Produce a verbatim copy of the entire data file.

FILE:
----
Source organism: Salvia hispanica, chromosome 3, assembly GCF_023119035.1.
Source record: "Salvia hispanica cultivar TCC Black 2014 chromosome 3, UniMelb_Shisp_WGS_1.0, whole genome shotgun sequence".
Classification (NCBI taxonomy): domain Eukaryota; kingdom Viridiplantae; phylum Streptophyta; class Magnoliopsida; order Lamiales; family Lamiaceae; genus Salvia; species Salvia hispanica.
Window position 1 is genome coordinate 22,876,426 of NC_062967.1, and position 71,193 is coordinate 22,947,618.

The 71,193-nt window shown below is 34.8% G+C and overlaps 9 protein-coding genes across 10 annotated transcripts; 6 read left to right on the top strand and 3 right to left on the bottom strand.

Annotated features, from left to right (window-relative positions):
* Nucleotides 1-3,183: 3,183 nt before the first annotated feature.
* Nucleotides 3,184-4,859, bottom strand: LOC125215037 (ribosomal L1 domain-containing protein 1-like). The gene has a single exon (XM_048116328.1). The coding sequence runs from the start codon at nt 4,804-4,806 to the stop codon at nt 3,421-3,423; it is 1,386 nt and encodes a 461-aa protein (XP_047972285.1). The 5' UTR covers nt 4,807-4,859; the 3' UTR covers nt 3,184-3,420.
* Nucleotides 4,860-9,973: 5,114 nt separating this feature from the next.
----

Source organism: Salvia hispanica, chromosome 3, assembly GCF_023119035.1.
Source record: "Salvia hispanica cultivar TCC Black 2014 chromosome 3, UniMelb_Shisp_WGS_1.0, whole genome shotgun sequence".
Classification (NCBI taxonomy): domain Eukaryota; kingdom Viridiplantae; phylum Streptophyta; class Magnoliopsida; order Lamiales; family Lamiaceae; genus Salvia; species Salvia hispanica.
Window position 1 is genome coordinate 22,876,426 of NC_062967.1, and position 71,193 is coordinate 22,947,618.

The 71,193-nt window shown below is 34.8% G+C and overlaps 9 protein-coding genes across 10 annotated transcripts; 6 read left to right on the top strand and 3 right to left on the bottom strand.

Annotated features, from left to right (window-relative positions):
* Nucleotides 1-3,183: 3,183 nt before the first annotated feature.
* Nucleotides 3,184-4,859, bottom strand: LOC125215037 (ribosomal L1 domain-containing protein 1-like). The gene has a single exon (XM_048116328.1). The coding sequence runs from the start codon at nt 4,804-4,806 to the stop codon at nt 3,421-3,423; it is 1,386 nt and encodes a 461-aa protein (XP_047972285.1). The 5' UTR covers nt 4,807-4,859; the 3' UTR covers nt 3,184-3,420.
* Nucleotides 4,860-9,973: 5,114 nt separating this feature from the next.